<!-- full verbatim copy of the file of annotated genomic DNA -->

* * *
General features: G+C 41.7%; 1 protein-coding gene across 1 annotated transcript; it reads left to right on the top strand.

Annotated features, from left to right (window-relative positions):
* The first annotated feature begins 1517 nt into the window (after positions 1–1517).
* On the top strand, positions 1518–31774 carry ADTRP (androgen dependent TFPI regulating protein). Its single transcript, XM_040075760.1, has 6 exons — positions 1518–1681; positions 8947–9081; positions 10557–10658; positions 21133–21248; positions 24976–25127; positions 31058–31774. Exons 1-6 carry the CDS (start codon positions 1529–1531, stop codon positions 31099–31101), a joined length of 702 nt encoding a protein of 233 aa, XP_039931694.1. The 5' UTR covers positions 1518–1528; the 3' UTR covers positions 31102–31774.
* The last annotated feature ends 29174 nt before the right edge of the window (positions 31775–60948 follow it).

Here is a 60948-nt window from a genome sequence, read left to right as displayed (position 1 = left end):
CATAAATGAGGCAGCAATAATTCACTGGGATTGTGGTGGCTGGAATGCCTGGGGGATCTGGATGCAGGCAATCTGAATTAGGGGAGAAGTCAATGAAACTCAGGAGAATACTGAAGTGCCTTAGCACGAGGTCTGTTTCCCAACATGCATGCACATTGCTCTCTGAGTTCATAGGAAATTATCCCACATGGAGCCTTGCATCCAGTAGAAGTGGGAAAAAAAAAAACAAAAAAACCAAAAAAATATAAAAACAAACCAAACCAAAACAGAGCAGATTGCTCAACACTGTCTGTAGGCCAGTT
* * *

General features: G+C 41.7%; 1 protein-coding gene across 1 annotated transcript; it reads left to right on the top strand.

Annotated features, from left to right (window-relative positions):
* The first annotated feature begins 1517 nt into the window (after positions 1–1517).
* On the top strand, positions 1518–31774 carry ADTRP (androgen dependent TFPI regulating protein). Its single transcript, XM_040075760.1, has 6 exons — positions 1518–1681; positions 8947–9081; positions 10557–10658; positions 21133–21248; positions 24976–25127; positions 31058–31774. Exons 1-6 carry the CDS (start codon positions 1529–1531, stop codon positions 31099–31101), a joined length of 702 nt encoding a protein of 233 aa, XP_039931694.1. The 5' UTR covers positions 1518–1528; the 3' UTR covers positions 31102–31774.
* The last annotated feature ends 29174 nt before the right edge of the window (positions 31775–60948 follow it).

Here is a 60948-nt window from a genome sequence, read left to right as displayed (position 1 = left end):
CATAAATGAGGCAGCAATAATTCACTGGGATTGTGGTGGCTGGAATGCCTGGGGGATCTGGATGCAGGCAATCTGAATTAGGGGAGAAGTCAATGAAACTCAGGAGAATACTGAAGTGCCTTAGCACGAGGTCTGTTTCCCAACATGCATGCACATTGCTCTCTGAGTTCATAGGAAATTATCCCACATGGAGCCTTGCATCCAGTAGAAGTGGGAAAAAAAAAAACAAAAAAACCAAAAAAATATAAAAACAAACCAAACCAAAACAGAGCAGATTGCTCAACACTGTCTGTAGGCCAGTT